MOLINE, Ill. — The train whistle could be silenced in Moline. The city is looking to install a "Quiet Zone" along the Iowa Interstate Railroad from 44th Street in Rock Island to 55th Street in Moline.
The city council voted on Tuesday, May 24 to hire the engineering firm, Fehr Graham Engineering and Environmental, Inc., to study the potential for creating a Quiet Zone.
The 2005 Federal Train Horn Rule requires that train horns be sounded in advance of all public highway-rail crossings for a minimum of 15 seconds. The horns are sounded in a standardized pattern of two long, one short and one long.
"We all know that there's a significant amount of train traffic," said City Administrator Bob Vitas. "It's deafening and yet it's required because we don't have the added gate protection that's necessary to remove the whistle stops and then that in turn, the engineers are required then to use their horns as they approach and go through the intersection."
Vitas said Moline had a preliminary study done in 2018, and this one will now pick up where the 2018 one left off.
"The last study kind of did a high-level overview of Moline and our ad grade rail crossings," Vitas said. "This will get down more into the details that are necessary in order to take it to the preliminary engineering and design phases."
Upgrades at 11 railroad crossings will have to be made in order for the train horns to be silenced. Each crossing already has crossing gates and signals, but it's only two gates.
"A lot of the suggested alternatives were for four-quadrant gate sections to go in," he said. "People can run around the bars, and they do, they try to beat the bars. Four quadrant gates really prevent that from happening. Instead of having just two gates, you have four gates, and when they come down, they basically seal off the area."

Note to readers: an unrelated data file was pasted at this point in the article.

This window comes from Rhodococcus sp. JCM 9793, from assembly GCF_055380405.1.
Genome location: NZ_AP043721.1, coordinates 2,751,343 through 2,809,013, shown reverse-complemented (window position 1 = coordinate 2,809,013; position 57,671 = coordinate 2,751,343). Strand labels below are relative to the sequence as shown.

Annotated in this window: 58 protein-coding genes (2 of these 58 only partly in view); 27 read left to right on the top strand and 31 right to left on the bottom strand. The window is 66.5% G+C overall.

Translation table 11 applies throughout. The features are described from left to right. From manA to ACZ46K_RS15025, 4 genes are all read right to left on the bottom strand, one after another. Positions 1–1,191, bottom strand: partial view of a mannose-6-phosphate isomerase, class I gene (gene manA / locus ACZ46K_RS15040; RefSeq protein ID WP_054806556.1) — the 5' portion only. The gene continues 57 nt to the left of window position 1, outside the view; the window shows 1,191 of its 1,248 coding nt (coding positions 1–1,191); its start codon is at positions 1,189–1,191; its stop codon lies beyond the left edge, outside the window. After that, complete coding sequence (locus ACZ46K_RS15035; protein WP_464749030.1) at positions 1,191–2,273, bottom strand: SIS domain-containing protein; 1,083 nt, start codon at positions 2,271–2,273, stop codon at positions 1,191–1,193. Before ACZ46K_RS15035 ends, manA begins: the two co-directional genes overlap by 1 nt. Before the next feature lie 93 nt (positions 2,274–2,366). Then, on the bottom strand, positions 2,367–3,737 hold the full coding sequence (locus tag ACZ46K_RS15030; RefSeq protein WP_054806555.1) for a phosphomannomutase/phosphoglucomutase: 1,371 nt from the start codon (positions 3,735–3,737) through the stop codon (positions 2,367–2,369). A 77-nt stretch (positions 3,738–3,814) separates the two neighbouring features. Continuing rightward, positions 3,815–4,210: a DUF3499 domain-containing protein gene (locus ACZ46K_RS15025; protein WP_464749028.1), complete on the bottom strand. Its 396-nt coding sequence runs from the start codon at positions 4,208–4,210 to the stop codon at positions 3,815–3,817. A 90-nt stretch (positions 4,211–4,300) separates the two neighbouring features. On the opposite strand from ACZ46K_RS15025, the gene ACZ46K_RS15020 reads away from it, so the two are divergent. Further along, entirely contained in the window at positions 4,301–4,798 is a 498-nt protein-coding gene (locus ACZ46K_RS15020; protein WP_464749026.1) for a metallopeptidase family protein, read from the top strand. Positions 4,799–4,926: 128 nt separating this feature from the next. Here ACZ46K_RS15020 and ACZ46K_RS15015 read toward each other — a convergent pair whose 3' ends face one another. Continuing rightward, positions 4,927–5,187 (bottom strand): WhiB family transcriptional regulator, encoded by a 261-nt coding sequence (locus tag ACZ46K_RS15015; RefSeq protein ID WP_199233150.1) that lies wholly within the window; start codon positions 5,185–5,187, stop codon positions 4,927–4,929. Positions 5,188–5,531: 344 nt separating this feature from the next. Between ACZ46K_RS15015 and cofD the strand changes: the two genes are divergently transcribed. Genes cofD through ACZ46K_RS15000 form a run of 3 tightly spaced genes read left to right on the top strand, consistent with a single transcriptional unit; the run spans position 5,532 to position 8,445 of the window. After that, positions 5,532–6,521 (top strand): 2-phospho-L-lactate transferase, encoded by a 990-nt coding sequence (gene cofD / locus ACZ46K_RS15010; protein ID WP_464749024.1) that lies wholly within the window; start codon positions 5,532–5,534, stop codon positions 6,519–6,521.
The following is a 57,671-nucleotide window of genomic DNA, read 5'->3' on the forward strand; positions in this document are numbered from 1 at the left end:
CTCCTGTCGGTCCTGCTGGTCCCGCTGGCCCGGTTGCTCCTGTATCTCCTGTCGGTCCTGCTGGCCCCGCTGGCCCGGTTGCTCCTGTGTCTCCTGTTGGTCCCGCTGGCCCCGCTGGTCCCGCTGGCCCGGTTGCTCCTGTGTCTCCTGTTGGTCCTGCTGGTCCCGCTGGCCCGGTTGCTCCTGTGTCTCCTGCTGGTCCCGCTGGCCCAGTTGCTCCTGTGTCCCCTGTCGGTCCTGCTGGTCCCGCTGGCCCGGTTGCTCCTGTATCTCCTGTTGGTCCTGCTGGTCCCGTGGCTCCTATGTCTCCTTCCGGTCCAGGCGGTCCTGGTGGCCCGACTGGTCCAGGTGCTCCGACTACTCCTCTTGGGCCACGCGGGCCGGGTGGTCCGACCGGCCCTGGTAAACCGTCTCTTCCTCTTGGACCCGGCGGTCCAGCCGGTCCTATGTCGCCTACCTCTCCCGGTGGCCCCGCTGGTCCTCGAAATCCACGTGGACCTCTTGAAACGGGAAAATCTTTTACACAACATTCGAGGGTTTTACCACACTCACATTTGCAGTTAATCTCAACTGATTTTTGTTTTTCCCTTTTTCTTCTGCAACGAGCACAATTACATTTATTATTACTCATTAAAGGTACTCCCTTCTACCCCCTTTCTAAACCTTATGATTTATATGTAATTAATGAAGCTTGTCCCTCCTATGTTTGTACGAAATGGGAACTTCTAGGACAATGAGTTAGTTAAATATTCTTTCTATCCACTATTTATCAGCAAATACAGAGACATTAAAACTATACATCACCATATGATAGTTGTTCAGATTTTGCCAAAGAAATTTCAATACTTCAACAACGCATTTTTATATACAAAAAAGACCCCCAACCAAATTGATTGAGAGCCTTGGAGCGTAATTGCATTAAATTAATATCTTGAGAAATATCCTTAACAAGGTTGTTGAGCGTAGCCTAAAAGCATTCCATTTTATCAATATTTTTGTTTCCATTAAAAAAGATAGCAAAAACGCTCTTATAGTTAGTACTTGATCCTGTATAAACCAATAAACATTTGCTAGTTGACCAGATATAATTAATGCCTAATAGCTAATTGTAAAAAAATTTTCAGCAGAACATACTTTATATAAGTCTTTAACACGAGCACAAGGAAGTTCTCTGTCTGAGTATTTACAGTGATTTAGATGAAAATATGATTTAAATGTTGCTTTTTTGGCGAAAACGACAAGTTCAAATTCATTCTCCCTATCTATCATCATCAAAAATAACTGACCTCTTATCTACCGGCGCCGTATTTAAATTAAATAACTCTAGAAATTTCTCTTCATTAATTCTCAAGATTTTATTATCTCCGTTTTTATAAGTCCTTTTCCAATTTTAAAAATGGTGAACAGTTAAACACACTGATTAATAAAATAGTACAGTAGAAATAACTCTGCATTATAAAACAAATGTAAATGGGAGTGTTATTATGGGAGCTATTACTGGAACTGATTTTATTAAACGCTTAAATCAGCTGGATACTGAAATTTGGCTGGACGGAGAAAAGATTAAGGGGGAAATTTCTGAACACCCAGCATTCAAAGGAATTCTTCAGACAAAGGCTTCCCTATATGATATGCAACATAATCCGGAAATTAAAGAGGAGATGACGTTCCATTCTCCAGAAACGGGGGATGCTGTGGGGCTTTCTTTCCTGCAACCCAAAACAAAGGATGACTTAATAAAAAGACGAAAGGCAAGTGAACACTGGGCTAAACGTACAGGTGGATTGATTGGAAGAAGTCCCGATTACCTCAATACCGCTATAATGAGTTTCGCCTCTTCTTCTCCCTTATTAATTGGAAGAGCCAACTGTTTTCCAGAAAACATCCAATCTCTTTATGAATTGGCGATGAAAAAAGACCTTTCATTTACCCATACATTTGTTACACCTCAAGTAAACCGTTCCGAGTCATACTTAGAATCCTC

He also said this new study will give the city a better idea of what creating a Quiet Zone would cost.
Moline has set aside around $3 million from its ARPA funds for the Quiet Zone. That was the minimal requirement based on the 2018 study. Vitas added that the Quiet Zone is a project that is included in Moline's strategic plan for fiscal years 2022-24.
"The people who have businesses (downtown), obviously, it's advantageous not to have the nuisance whistles," Vitas said. "If you're staying in the Element hotel, they're blowing the whistle literally right next to the building, so there can't be peaceful enjoyment in an environment like that. As we look to future development downtown and residential specifically, having a 'Quiet Zone' would make it more attractive too."
Fehr Graham Engineering and Environmental, Inc. will be working with IDOT to determine the status of the Amtrak plans and how it may affect the Quiet Zone. It will also be coordinating with the Iowa Interstate Railroad to gather data, including train volumes, average speeds and constant warning time at crossing gates, to calculate the Quiet Zone risk index.
Vitas believes the Quiet Zone is at least a year or two away from reality.